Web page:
image

Meng Wanzhou

Chinese envoy Lu Shaye accuses Canada of ‘white supremacy’ for demanding release of detained citizens after arresting Huawei’s Meng Wanzhou

  • The envoy said Canada is employing a double standard in demanding the release of two men detained in China
  • He took aim at ‘elites’ and ‘some in the Canadian news media’ for saying that China’s judicial system is less independent than Canada’s
PUBLISHED : Thursday, 10 January, 2019, 5:03am
UPDATED : Thursday, 10 January, 2019, 8:21pm

China’s ambassador to Canada has accused the country of adopting “Western egotism” and “white supremacy” in its reaction to the detention of two Canadians following the arrest of a Huawei Technologies executive in Canada last month.

The envoy said Canada is employing a double standard in demanding the release of two men who were detained in China nine days after the arrest of Huawei Chief Financial Officer Meng Wanzhou – also known as Cathy Meng and Sabrina Meng – at the request of US authorities.

He also took aim at “elites” and “some in the Canadian news media” for saying that China’s judicial system is less independent than Canada’s.

“It seems that, to some people, only Canadian citizens shall be treated in a humanitarian manner and their freedom deemed valuable, while Chinese people do not deserve that,” Lu Shaye wrote in an op-ed published in the Ottawa-based Hill Times newspaper on Wednesday.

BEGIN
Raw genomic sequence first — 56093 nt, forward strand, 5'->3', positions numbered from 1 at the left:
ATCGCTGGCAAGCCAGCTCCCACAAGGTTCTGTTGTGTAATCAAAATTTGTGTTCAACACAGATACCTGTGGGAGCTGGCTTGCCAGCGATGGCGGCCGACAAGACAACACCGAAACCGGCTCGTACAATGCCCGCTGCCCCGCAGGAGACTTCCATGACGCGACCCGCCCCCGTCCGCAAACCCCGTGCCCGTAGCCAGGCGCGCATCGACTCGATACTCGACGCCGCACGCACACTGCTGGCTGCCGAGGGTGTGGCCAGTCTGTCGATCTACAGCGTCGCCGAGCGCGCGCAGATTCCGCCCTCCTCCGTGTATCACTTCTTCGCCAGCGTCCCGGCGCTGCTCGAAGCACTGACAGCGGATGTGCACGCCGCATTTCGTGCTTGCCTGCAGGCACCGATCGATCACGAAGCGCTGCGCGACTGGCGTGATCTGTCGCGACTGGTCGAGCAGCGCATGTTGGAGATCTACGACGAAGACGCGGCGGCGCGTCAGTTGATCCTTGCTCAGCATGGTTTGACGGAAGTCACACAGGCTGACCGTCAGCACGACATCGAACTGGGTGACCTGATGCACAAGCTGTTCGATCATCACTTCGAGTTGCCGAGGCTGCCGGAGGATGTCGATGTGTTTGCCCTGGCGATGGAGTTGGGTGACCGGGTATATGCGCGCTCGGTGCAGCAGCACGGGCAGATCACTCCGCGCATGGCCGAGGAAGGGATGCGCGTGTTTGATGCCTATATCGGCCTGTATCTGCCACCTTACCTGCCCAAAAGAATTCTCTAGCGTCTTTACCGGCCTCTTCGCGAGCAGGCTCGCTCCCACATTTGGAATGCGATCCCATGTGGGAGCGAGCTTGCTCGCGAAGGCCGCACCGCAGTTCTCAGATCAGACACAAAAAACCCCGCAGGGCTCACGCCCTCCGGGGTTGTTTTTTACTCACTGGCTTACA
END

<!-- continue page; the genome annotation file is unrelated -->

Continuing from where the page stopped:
“The reason why some people are used to arrogantly adopting double standards is due to Western egotism and white supremacy.”

“In such a context,” he added, “the rule of law is nothing but a tool for their political ends and a fig leaf for their practising hegemony in the international arena. What they have been doing is not showing respect for the rule of law, but mocking and trampling the rule of law.”

Canada has been rallying other countries – including the US, UK, Germany and France, while Japan took a more subdued tone – to criticise China’s seizure of the two Canadians.

Lu criticised that as “a few individual countries” and questioned if they “really represent the whole international community?”

Trump will have final say in Huawei case, says former prosecutor

Former Canadian envoys have drawn a clear link in the cases, saying the two Canadians were detained in response to Meng’s arrest. Michael Kovrig and Michael Spavor remain in custody and have had scant access to Canadian authorities. China has said they were detained on “national security” grounds.

Meng was released on bail four weeks ago and is living under restrictions in her million-dollar Vancouver home.

The US has also called for the release of Spavor, an entrepreneur, and Kovrig, a former diplomat.

Prime Minister Justin Trudeau has urged China to “immediately” release the two Canadians, saying they were “arbitrarily” detained. Trudeau has said Canada had no choice but to arrest Meng during a stopover in Vancouver last month due to an extradition treaty with the US.